4. CreateSpace provides a good publishing alternative for indie authors ... but like any good tool, it's real potential lies in the skill of the user. If you don't provide good content you won't get a good product: garbage in equals garbage out.

  5. I find the other direction is more practical for a book you've already got on your computer. Creating the e-book is easier than using Create Space, and I've found most of my sales are from the digital versions anyway. That way, I can have the book out there and look at sales and see if I'm getting requests for a print version, and take my time getting the print copy to look right.

    (For the record, I get far more "Why isn't Rooted in Danger available for my e-reader" than I do, "Why isn't Saving Scott in print?"

    Terry's Place

  6. I have several books available in paper via CreateSpace. Some were done by a small publisher and one I did myself. I am working on getting the paperback version of Open Season ready. Kate, I am also a technophobe, but Amazon does make it easy for folks like us to walk through the process. It does take me longer than it would a tech savvy person, but I can do the whole thing in a few hours.

    And I do second the motion to have the books professionally edited, then buy and preview as many copies as you need to to get all the little mistakes and glitches taken care of. It is worth that investment, which isn't much, to put out a quality product. When I was with a small publisher some years ago who hurried through this last process, I ended up with a book that was a huge embarrassment to me because of the typos, etc.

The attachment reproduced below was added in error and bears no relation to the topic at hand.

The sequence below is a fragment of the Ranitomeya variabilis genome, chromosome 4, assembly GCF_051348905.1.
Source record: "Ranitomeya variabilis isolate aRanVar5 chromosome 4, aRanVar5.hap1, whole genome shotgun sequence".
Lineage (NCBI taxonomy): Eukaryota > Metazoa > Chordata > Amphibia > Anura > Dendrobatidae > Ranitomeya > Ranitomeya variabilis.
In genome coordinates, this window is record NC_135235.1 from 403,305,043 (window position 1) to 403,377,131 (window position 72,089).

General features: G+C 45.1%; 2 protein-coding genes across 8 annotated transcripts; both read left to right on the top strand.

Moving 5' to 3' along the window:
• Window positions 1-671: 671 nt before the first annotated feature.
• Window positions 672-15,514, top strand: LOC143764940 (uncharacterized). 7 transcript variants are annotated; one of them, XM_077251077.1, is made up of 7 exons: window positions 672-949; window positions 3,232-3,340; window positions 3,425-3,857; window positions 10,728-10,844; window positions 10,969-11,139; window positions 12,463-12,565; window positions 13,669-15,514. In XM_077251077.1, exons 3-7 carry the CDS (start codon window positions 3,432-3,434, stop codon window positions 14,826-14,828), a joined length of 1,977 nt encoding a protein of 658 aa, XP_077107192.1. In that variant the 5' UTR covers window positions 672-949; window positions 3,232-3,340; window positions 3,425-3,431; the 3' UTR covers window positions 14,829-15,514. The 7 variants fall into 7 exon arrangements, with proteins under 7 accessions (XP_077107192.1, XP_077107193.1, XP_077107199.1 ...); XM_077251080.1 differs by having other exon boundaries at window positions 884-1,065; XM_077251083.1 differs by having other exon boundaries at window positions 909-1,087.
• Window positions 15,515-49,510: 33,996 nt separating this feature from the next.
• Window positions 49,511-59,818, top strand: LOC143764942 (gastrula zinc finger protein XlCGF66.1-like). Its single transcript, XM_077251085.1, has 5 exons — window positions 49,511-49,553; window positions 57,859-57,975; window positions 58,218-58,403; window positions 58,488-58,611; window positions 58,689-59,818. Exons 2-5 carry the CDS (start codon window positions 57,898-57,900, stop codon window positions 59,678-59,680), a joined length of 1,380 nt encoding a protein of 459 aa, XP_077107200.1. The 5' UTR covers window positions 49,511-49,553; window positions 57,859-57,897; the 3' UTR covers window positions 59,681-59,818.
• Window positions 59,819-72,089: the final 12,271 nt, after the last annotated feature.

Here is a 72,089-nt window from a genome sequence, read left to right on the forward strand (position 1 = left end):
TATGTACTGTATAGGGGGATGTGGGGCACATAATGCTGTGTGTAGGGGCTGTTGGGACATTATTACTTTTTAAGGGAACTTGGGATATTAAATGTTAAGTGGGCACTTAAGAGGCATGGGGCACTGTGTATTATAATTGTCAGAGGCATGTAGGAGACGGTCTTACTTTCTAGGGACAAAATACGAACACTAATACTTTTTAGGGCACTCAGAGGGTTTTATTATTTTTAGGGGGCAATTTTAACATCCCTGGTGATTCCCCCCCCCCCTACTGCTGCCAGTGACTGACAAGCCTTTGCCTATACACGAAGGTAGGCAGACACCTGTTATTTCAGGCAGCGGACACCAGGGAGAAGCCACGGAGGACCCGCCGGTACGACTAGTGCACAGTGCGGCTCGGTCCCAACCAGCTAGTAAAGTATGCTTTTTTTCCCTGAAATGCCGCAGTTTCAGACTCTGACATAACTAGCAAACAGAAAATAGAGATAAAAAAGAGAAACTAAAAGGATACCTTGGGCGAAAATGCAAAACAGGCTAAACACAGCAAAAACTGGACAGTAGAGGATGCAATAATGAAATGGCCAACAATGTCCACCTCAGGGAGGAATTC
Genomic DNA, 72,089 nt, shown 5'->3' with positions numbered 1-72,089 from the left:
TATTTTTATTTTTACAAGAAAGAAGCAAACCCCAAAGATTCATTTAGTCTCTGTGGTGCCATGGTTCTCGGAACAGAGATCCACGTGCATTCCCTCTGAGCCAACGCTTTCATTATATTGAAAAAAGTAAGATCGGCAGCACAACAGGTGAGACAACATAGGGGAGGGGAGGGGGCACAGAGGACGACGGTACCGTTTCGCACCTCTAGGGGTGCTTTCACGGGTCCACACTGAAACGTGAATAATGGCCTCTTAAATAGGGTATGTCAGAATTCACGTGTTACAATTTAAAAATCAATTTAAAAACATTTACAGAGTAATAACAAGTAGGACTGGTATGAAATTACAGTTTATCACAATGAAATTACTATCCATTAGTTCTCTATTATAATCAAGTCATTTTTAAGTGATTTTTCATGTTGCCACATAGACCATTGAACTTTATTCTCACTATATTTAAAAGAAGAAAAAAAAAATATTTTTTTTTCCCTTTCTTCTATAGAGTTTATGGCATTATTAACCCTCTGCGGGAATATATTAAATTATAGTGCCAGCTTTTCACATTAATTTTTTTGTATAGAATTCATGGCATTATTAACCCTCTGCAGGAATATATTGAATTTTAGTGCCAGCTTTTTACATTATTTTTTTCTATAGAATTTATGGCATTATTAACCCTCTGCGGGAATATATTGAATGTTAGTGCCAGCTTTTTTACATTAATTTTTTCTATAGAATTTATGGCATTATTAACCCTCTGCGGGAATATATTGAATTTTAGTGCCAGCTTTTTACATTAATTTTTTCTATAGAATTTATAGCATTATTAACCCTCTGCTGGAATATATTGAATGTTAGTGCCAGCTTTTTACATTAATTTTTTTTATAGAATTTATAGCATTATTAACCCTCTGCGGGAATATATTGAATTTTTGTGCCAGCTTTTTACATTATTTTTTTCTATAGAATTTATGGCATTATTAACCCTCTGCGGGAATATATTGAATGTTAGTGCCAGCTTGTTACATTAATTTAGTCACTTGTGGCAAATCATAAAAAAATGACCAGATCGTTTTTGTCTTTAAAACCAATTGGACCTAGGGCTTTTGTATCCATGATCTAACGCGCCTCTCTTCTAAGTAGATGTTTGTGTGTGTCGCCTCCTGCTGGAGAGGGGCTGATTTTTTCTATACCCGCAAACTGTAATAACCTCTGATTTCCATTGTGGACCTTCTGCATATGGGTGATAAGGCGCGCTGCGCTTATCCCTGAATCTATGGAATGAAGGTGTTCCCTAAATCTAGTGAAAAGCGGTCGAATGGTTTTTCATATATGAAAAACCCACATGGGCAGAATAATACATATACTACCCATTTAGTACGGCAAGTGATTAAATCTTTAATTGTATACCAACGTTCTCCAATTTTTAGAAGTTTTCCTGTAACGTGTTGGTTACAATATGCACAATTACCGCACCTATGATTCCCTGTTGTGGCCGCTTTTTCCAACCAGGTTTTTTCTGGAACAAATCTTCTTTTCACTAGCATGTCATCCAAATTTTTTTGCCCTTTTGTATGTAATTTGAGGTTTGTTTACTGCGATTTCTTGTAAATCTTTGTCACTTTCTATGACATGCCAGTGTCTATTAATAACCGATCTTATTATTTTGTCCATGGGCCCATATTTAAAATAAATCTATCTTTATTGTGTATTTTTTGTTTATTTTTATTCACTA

7. I'm with Terry about digital book first and then go into print if the sales justify a print option. I think the entire industry is shifting in that direction and we may as well get used to the idea. To anyone with even the slightest fear about formatting your own Kindle books, just do it. If you follow the instructions to the letter, anyone can do it. You type on a computer, right? That and the ability to read are 90% of what you need. I'm trying Smashwords next, and then I'll try CreateSpace. The only thing that is holding me back about printing with CS right now, is there are no eco-options through Amazon. I'm also a bit underwhelmed with the quality of the books. They don't feel particularly nice to me - kind of cheap. But maybe that's just me.

  8. Again, I face the mountain of technology -- which, when not magnified by my illogical fear, is smaller than a molehill. I'm actually going to check out CreateSpace, which is a huge step into that frightening world.

    This is a great post, Heidi -- direct, to the point, and not intimidating to technophobes like me.

  9. Maybe all the Pencils should take a little class together and muddle through... then we can write about it here on the blog? I always feel more courageous with a group!

  10. As soon as the Smashwords class is over, I'll let you know. We'll all muddle through together.

  11. Thanks for all your input. I've not tried formatting for Kindle myself, but probably will try putting my clients book out in e-book form. I know it's never as "easy" and they say it's supposed to be, but once you get past the learning curve...

    I agree, Yvonne, it's so easy to download books--it just amazes me. I just clicked on Helen Ginger's giveaway, Angel Sometime, and zip! It was already on my Kindle. Oh my!

  12. Thanks for the info, Heidi! I haven't worked with this company since they were called BookSurge but people who have used them seem happy with the ease of the process.


The Blood-Red Pencil is a blog focusing on editing and writing advice.